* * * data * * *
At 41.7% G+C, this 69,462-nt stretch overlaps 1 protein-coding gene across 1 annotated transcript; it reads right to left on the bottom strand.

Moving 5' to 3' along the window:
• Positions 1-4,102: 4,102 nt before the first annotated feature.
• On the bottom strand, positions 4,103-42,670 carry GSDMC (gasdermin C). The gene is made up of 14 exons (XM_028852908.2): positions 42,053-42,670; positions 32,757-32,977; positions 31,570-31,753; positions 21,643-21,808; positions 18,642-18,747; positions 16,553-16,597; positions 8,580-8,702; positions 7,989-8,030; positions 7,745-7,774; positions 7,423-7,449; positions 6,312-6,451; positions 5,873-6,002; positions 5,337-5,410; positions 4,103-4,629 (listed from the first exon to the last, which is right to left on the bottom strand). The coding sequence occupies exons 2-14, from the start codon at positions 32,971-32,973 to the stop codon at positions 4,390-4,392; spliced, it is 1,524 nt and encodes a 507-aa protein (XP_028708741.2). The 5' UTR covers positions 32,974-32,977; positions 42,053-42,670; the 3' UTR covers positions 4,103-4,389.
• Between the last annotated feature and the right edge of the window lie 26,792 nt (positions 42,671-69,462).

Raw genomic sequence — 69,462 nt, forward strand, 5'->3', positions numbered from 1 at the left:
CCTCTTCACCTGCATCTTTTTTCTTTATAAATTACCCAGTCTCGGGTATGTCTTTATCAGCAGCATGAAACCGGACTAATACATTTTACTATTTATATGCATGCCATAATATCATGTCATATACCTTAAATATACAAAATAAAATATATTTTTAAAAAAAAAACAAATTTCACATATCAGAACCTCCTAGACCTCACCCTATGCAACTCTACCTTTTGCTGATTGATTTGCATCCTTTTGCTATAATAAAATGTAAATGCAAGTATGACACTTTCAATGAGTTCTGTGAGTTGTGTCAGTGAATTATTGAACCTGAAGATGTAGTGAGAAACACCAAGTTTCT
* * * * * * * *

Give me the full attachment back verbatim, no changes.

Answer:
At 41.7% G+C, this 69,462-nt stretch overlaps 1 protein-coding gene across 1 annotated transcript; it reads right to left on the bottom strand.

Moving 5' to 3' along the window:
• Positions 1-4,102: 4,102 nt before the first annotated feature.
• On the bottom strand, positions 4,103-42,670 carry GSDMC (gasdermin C). The gene is made up of 14 exons (XM_028852908.2): positions 42,053-42,670; positions 32,757-32,977; positions 31,570-31,753; positions 21,643-21,808; positions 18,642-18,747; positions 16,553-16,597; positions 8,580-8,702; positions 7,989-8,030; positions 7,745-7,774; positions 7,423-7,449; positions 6,312-6,451; positions 5,873-6,002; positions 5,337-5,410; positions 4,103-4,629 (listed from the first exon to the last, which is right to left on the bottom strand). The coding sequence occupies exons 2-14, from the start codon at positions 32,971-32,973 to the stop codon at positions 4,390-4,392; spliced, it is 1,524 nt and encodes a 507-aa protein (XP_028708741.2). The 5' UTR covers positions 32,974-32,977; positions 42,053-42,670; the 3' UTR covers positions 4,103-4,389.
• Between the last annotated feature and the right edge of the window lie 26,792 nt (positions 42,671-69,462).

Raw genomic sequence — 69,462 nt, forward strand, 5'->3', positions numbered from 1 at the left:
CCTCTTCACCTGCATCTTTTTTCTTTATAAATTACCCAGTCTCGGGTATGTCTTTATCAGCAGCATGAAACCGGACTAATACATTTTACTATTTATATGCATGCCATAATATCATGTCATATACCTTAAATATACAAAATAAAATATATTTTTAAAAAAAAAACAAATTTCACATATCAGAACCTCCTAGACCTCACCCTATGCAACTCTACCTTTTGCTGATTGATTTGCATCCTTTTGCTATAATAAAATGTAAATGCAAGTATGACACTTTCAATGAGTTCTGTGAGTTGTGTCAGTGAATTATTGAACCTGAAGATGTAGTGAGAAACACCAAGTTTCT